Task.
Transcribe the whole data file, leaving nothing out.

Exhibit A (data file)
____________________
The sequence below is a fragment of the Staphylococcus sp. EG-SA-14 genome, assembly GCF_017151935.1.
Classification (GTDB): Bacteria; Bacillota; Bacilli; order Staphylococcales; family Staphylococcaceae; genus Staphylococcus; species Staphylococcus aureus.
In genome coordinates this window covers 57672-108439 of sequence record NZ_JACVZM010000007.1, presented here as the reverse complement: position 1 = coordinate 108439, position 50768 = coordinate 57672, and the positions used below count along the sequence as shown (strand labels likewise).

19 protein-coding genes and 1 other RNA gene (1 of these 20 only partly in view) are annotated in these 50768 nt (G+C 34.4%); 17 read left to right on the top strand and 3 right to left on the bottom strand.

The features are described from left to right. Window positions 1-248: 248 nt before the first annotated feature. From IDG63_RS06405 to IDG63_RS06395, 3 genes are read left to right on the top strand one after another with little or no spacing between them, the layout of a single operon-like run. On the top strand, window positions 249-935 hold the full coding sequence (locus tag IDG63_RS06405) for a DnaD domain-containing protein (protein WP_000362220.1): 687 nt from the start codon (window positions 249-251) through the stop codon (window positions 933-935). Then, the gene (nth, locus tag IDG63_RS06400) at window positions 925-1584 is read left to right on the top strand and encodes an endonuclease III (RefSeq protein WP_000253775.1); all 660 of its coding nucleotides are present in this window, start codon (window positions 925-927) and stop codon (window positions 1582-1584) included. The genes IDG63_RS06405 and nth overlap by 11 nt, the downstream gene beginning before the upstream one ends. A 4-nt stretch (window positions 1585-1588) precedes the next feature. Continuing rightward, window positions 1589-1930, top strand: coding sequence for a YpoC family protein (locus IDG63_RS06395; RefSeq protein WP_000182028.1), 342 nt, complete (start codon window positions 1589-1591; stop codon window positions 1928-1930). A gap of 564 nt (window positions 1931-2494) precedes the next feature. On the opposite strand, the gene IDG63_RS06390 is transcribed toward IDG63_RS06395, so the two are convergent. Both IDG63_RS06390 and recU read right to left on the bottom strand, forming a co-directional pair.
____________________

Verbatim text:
The sequence below is a fragment of the Staphylococcus sp. EG-SA-14 genome, assembly GCF_017151935.1.
Classification (GTDB): Bacteria; Bacillota; Bacilli; order Staphylococcales; family Staphylococcaceae; genus Staphylococcus; species Staphylococcus aureus.
In genome coordinates this window covers 57672-108439 of sequence record NZ_JACVZM010000007.1, presented here as the reverse complement: position 1 = coordinate 108439, position 50768 = coordinate 57672, and the positions used below count along the sequence as shown (strand labels likewise).

19 protein-coding genes and 1 other RNA gene (1 of these 20 only partly in view) are annotated in these 50768 nt (G+C 34.4%); 17 read left to right on the top strand and 3 right to left on the bottom strand.

The features are described from left to right. Window positions 1-248: 248 nt before the first annotated feature. From IDG63_RS06405 to IDG63_RS06395, 3 genes are read left to right on the top strand one after another with little or no spacing between them, the layout of a single operon-like run. On the top strand, window positions 249-935 hold the full coding sequence (locus tag IDG63_RS06405) for a DnaD domain-containing protein (protein WP_000362220.1): 687 nt from the start codon (window positions 249-251) through the stop codon (window positions 933-935). Then, the gene (nth, locus tag IDG63_RS06400) at window positions 925-1584 is read left to right on the top strand and encodes an endonuclease III (RefSeq protein WP_000253775.1); all 660 of its coding nucleotides are present in this window, start codon (window positions 925-927) and stop codon (window positions 1582-1584) included. The genes IDG63_RS06405 and nth overlap by 11 nt, the downstream gene beginning before the upstream one ends. A 4-nt stretch (window positions 1585-1588) precedes the next feature. Continuing rightward, window positions 1589-1930, top strand: coding sequence for a YpoC family protein (locus IDG63_RS06395; RefSeq protein WP_000182028.1), 342 nt, complete (start codon window positions 1589-1591; stop codon window positions 1928-1930). A gap of 564 nt (window positions 1931-2494) precedes the next feature. On the opposite strand, the gene IDG63_RS06390 is transcribed toward IDG63_RS06395, so the two are convergent. Both IDG63_RS06390 and recU read right to left on the bottom strand, forming a co-directional pair.